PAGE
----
patkua@work

The intersection of technology and leadership

When Retrospectives Go Wrong

Some people think that I’m a little bit crazy about how passionate I can be when it comes to retrospectives. I feel it’s an important event for organisations, teams, and individuals to reflect and adapt the things that they’re doing. I find it really strange, if not slightly contradictory when people, who enjoy practising agile, don’t necessarily believe in the value of retrospectives (but I don’t want to detail that thought just yet).

This week I’ve been fortunate enough to share, with my class, my passion for retrospectives and only had enough time to skim through all the ways that you can use them. What I unfortunately didn’t have enough time to cover was the ways that retrospectives may go wrong and, therefore, not be particularly useful for people.

When people misuse or misapply a particular tool, the people involved can, understandably, jump to the conclusion that the tool itself is terrible and a great waste of time. More often than not, I feel those people have shut their mind far too early, and don’t have enough of a chance to understand the contexts in which that tool may bring the greatest value. Sure, I’ve been through, and probably even hosted, quite a few ineffective retrospectives myself, but it doesn’t mean that the retrospective tool doesn’t offer any value.

To fill the gap that I missed with my students, I’m at least hoping to share with them (and everyone else on the web), my understanding about when retrospectives can go wrong.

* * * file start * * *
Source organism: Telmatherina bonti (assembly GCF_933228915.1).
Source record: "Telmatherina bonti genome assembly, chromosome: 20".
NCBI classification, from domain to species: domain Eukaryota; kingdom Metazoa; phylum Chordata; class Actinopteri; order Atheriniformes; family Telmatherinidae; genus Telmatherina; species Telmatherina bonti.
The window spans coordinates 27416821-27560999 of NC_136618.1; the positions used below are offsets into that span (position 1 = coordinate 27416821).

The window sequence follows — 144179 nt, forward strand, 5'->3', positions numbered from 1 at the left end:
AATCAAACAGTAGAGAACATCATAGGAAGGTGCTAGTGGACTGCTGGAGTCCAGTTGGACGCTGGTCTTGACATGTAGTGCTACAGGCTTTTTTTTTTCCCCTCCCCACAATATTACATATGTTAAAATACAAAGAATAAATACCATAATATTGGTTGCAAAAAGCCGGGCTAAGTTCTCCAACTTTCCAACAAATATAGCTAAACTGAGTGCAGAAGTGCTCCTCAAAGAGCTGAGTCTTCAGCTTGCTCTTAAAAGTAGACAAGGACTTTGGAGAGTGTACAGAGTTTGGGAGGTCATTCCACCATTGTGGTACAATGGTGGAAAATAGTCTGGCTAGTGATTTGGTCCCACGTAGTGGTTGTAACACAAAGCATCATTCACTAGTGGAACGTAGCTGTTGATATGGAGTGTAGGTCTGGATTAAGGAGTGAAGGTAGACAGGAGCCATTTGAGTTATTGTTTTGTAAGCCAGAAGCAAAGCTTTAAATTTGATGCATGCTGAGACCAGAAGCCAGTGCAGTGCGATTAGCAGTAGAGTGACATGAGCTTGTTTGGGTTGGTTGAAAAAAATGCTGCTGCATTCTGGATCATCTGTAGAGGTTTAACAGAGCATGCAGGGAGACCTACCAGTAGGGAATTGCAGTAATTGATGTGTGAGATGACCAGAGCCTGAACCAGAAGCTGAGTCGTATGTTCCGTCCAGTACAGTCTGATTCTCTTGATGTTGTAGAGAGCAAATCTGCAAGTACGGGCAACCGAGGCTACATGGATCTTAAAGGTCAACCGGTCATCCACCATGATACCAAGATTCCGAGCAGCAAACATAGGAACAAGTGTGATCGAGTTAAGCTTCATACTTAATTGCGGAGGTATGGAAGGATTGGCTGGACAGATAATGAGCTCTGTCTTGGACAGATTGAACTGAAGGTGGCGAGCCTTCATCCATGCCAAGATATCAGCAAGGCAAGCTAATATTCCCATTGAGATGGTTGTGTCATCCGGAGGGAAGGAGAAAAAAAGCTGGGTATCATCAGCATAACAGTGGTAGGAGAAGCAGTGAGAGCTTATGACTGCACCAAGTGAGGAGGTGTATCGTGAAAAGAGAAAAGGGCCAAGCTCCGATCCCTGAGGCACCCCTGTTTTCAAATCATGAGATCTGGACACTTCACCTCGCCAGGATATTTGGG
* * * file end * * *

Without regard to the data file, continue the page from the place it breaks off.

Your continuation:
3 Comments

  1. There’s something about the timing of retrospectives that is rarely discussed. When do you run them? They can be a great tool for back-slapping in those early “forming” stages. But if you *know* that people are unhappy, is the retrospective the best way to seek resolution of the issues? Is it right to air everybodys dirty laundry, or are there better ways to get things on track, such as unilaterally forcing a change of direction if experience tells you that is the best thing to do. Then hold the retrospective. S’pose what I am saying is don’t make pain for yourselves. If you can fix things to make the retrospective a happier experience then you should.

  2. I don’t know if retrospectives are the *best* way to seek resolution, but it is but one technique you can use. Sometimes airing everyone’s dirty laundry can be healthy – as long as the facilitator ensures it’s in the context of trying to improve it.

  3. so where are the problems?……

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